Saucy Santana wants more than viral moments, but hip-hop boxes out/in femmes fro : Louder Than A Riot Saucy Santana is part of a new wave of queer artists pushing back against stale standards in hip-hop. Bolstered by the reach of short sound bites on TikTok, the "Material Girl" rapper is not shy about rocking a beat face, trimmed beard, acrylic nails and booty shorts that have become his calling card. But in an industry that values marketability and reinforces masculinity to a toxic level, how can femme-presenting gay men sidestep from being considered viral jokes to become undeniable stars?

Stay in your lane, shawty: Saucy Santana

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A warning before we begin - this podcast is explicit in every way, and this episode contains homophobic language and references to suicide.

MITCH COPELAND: Tallahassee and Perry is small. So when somebody's doing something with glam and it actually works and it's good quality, you're going to hear about it. And I do hair. So, you know, hair and makeup go hand in hand.

CARMICHAEL: Mitch Copeland is a hairstylist out of Tallahassee, Fla. He's known as the hair physician. And back in 2017, he started to hear about somebody else on the glam scene.

COPELAND: So I used to always be telling people like, oh, who did your makeup? Your makeup cute. And they'd just be like, Santana on the beat, Santana on the beat. And I'm just like, who is that?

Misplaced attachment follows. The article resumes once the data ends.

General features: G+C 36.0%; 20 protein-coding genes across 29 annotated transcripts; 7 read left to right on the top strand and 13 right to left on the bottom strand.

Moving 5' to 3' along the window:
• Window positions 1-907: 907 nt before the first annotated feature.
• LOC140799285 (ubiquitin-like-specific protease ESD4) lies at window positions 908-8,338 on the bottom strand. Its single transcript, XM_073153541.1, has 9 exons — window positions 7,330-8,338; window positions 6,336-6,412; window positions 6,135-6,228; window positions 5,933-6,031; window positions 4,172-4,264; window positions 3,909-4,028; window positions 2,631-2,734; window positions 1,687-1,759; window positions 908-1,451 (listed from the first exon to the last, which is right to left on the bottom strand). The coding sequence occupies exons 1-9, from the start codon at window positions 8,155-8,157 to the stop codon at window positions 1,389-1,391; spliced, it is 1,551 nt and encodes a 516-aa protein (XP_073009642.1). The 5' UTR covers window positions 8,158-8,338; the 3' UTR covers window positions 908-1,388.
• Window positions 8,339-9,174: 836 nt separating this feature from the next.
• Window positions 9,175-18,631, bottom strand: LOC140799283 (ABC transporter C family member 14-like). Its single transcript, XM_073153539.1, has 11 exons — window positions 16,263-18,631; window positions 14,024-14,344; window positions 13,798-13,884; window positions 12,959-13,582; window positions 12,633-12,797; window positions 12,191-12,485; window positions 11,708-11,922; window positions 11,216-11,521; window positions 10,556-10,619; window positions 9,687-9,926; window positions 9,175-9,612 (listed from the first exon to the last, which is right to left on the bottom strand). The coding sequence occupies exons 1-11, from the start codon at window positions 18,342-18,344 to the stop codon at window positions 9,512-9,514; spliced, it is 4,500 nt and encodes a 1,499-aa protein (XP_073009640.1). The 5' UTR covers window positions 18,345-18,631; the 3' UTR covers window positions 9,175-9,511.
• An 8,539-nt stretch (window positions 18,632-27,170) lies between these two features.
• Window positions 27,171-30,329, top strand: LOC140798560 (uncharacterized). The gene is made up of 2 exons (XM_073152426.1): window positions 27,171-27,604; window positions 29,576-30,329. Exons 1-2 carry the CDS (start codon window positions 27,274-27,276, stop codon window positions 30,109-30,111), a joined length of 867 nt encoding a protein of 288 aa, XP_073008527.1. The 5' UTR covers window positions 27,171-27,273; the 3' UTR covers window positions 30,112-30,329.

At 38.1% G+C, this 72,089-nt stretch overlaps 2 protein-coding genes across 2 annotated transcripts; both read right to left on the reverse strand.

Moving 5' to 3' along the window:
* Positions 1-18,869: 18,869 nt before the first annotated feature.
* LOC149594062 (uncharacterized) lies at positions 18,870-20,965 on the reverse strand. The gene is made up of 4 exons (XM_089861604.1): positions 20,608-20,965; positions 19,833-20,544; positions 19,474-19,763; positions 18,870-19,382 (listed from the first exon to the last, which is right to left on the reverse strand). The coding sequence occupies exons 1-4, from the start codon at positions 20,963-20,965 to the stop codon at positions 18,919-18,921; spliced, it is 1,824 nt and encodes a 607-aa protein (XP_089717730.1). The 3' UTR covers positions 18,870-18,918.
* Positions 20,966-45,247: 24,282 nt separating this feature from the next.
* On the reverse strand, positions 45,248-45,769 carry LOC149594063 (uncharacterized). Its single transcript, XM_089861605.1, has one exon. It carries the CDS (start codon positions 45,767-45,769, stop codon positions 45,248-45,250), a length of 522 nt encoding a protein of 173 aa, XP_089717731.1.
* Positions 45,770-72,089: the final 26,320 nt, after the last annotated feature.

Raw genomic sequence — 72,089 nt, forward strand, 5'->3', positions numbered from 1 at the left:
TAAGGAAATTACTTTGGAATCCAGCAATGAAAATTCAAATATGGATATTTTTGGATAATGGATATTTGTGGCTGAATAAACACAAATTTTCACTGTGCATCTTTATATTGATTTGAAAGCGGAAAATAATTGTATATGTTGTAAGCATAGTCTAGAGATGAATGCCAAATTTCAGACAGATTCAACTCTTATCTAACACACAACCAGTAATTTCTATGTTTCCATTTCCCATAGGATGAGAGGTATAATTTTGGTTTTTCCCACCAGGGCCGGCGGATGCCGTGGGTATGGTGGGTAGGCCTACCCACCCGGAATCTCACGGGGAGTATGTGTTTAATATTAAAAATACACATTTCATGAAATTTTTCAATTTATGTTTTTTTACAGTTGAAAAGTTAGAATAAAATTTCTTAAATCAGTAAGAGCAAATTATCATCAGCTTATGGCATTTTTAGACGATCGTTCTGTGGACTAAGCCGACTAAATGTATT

CARMICHAEL: What had you heard about it at that point?

COPELAND: That you can go into Santana Boutique - you can get your makeup done. You can get your lashes. He had, like, the real full, like, the T ones - like, the real cute ones. A b**** look at you and be like, oh, who did your minks? Oh, girl, no, these strips. Oh, for real? Yeah.

CARMICHAEL: (Laughter) OK.

COPELAND: So that's something he was known for.


COPELAND: You can get strips, and you can get an outfit and come out a different b**** - one-stop shop. I've always wanted a Santana beat, and I have never got one.

CARMICHAEL: Santana's reputation definitely preceded him. He had all the sauce. And Mitch - he had to meet him. And finally, the stars aligned.

COPELAND: My first time seeing San, he definitely was in a full face - lashes, makeup. He was actually doing makeup when I first seen - very - like, very first seen him. And he was moving with his clients so fast. And I was just, like, so amazed that I'm like, damn - this boy really don't care. Like, he really out in public with makeup, lashes, beard. Like, I was still kind of - you know, not really - I'm doing the same thing, but I'm not as open.


Seeing Saucy show up like this really did something for Mitch. They became fast friends.

COPELAND: Santana gave me a lot of confidence. He gave me a lot of hope that I could be myself. And I seen if people come in here f***ing with him for who he is - if I do this, they're going to - and that's genuinely what I want to do, they're going to rock with me for who I am. So it was, like, a - just a good feeling. And it was a feeling of confirmation that, you know, I could be who I want to be in this world. I could do what I want to do in this world, and it's going to be accepted by somebody.

MADDEN: That acceptance that Santana showed Mitch was life-changing. It inspired Mitch to come out the closet and get all the way into his bag. Together, they took over the Greater Miami glam scene. Even as Santana started booking big names as clients, he took Mitch along. And when Santana made the transition and started rapping, Mitch was right there with him, watching him achieve what he thought couldn't be possible.